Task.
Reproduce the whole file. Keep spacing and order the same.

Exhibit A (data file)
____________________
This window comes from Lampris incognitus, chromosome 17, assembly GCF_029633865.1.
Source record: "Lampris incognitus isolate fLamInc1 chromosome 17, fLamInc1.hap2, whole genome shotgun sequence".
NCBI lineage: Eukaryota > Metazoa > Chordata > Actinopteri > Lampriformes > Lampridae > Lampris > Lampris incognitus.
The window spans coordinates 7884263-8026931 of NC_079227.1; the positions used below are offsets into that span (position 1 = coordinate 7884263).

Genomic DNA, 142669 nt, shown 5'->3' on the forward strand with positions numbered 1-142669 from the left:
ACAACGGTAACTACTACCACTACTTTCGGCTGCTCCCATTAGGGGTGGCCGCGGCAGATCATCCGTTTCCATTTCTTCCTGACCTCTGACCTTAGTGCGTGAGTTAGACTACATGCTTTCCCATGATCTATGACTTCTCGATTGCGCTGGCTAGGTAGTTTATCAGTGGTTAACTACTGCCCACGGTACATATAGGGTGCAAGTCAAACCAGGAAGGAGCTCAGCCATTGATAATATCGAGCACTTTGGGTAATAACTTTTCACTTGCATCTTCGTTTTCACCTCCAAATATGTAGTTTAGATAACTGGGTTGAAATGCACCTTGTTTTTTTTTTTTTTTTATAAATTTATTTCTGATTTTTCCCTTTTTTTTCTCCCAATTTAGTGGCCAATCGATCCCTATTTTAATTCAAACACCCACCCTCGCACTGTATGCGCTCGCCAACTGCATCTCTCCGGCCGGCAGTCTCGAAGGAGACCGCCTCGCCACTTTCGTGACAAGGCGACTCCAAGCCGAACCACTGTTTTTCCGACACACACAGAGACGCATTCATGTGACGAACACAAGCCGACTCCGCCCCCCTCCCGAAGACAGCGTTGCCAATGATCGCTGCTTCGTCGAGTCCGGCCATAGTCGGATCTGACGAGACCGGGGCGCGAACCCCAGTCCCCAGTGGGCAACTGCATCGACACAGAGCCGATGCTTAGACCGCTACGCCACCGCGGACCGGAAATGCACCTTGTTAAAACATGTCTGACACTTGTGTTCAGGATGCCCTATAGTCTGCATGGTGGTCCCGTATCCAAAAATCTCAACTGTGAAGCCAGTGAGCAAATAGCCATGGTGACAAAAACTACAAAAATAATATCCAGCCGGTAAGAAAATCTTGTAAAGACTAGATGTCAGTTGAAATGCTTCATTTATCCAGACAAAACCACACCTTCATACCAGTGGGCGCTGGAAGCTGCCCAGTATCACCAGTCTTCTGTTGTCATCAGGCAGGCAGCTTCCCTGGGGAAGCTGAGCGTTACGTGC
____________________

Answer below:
This window comes from Lampris incognitus, chromosome 17, assembly GCF_029633865.1.
Source record: "Lampris incognitus isolate fLamInc1 chromosome 17, fLamInc1.hap2, whole genome shotgun sequence".
NCBI lineage: Eukaryota > Metazoa > Chordata > Actinopteri > Lampriformes > Lampridae > Lampris > Lampris incognitus.
The window spans coordinates 7884263-8026931 of NC_079227.1; the positions used below are offsets into that span (position 1 = coordinate 7884263).

Genomic DNA, 142669 nt, shown 5'->3' on the forward strand with positions numbered 1-142669 from the left:
ACAACGGTAACTACTACCACTACTTTCGGCTGCTCCCATTAGGGGTGGCCGCGGCAGATCATCCGTTTCCATTTCTTCCTGACCTCTGACCTTAGTGCGTGAGTTAGACTACATGCTTTCCCATGATCTATGACTTCTCGATTGCGCTGGCTAGGTAGTTTATCAGTGGTTAACTACTGCCCACGGTACATATAGGGTGCAAGTCAAACCAGGAAGGAGCTCAGCCATTGATAATATCGAGCACTTTGGGTAATAACTTTTCACTTGCATCTTCGTTTTCACCTCCAAATATGTAGTTTAGATAACTGGGTTGAAATGCACCTTGTTTTTTTTTTTTTTTTATAAATTTATTTCTGATTTTTCCCTTTTTTTTCTCCCAATTTAGTGGCCAATCGATCCCTATTTTAATTCAAACACCCACCCTCGCACTGTATGCGCTCGCCAACTGCATCTCTCCGGCCGGCAGTCTCGAAGGAGACCGCCTCGCCACTTTCGTGACAAGGCGACTCCAAGCCGAACCACTGTTTTTCCGACACACACAGAGACGCATTCATGTGACGAACACAAGCCGACTCCGCCCCCCTCCCGAAGACAGCGTTGCCAATGATCGCTGCTTCGTCGAGTCCGGCCATAGTCGGATCTGACGAGACCGGGGCGCGAACCCCAGTCCCCAGTGGGCAACTGCATCGACACAGAGCCGATGCTTAGACCGCTACGCCACCGCGGACCGGAAATGCACCTTGTTAAAACATGTCTGACACTTGTGTTCAGGATGCCCTATAGTCTGCATGGTGGTCCCGTATCCAAAAATCTCAACTGTGAAGCCAGTGAGCAAATAGCCATGGTGACAAAAACTACAAAAATAATATCCAGCCGGTAAGAAAATCTTGTAAAGACTAGATGTCAGTTGAAATGCTTCATTTATCCAGACAAAACCACACCTTCATACCAGTGGGCGCTGGAAGCTGCCCAGTATCACCAGTCTTCTGTTGTCATCAGGCAGGCAGCTTCCCTGGGGAAGCTGAGCGTTACGTGC